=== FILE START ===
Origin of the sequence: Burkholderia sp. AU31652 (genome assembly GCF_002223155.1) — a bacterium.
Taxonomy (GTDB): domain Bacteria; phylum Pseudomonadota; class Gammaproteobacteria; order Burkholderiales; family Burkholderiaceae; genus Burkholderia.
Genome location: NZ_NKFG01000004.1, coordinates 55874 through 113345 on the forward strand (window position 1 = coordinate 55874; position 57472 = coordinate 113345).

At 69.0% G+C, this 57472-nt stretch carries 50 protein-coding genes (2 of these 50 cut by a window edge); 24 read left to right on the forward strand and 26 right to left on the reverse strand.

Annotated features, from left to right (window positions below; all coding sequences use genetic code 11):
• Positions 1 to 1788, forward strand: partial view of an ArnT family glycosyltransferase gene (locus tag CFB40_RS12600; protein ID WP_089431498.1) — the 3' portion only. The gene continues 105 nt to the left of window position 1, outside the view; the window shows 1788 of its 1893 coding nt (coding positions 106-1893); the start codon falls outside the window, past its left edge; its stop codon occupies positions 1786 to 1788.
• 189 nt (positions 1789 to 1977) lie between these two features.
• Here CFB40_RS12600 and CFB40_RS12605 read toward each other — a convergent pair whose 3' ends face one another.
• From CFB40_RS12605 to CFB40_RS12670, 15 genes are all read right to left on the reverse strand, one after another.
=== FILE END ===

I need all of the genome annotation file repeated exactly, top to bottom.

Origin of the sequence: Burkholderia sp. AU31652 (genome assembly GCF_002223155.1) — a bacterium.
Taxonomy (GTDB): domain Bacteria; phylum Pseudomonadota; class Gammaproteobacteria; order Burkholderiales; family Burkholderiaceae; genus Burkholderia.
Genome location: NZ_NKFG01000004.1, coordinates 55874 through 113345 on the forward strand (window position 1 = coordinate 55874; position 57472 = coordinate 113345).

At 69.0% G+C, this 57472-nt stretch carries 50 protein-coding genes (2 of these 50 cut by a window edge); 24 read left to right on the forward strand and 26 right to left on the reverse strand.

Annotated features, from left to right (window positions below; all coding sequences use genetic code 11):
• Positions 1 to 1788, forward strand: partial view of an ArnT family glycosyltransferase gene (locus tag CFB40_RS12600; protein ID WP_089431498.1) — the 3' portion only. The gene continues 105 nt to the left of window position 1, outside the view; the window shows 1788 of its 1893 coding nt (coding positions 106-1893); the start codon falls outside the window, past its left edge; its stop codon occupies positions 1786 to 1788.
• 189 nt (positions 1789 to 1977) lie between these two features.
• Here CFB40_RS12600 and CFB40_RS12605 read toward each other — a convergent pair whose 3' ends face one another.
• From CFB40_RS12605 to CFB40_RS12670, 15 genes are all read right to left on the reverse strand, one after another.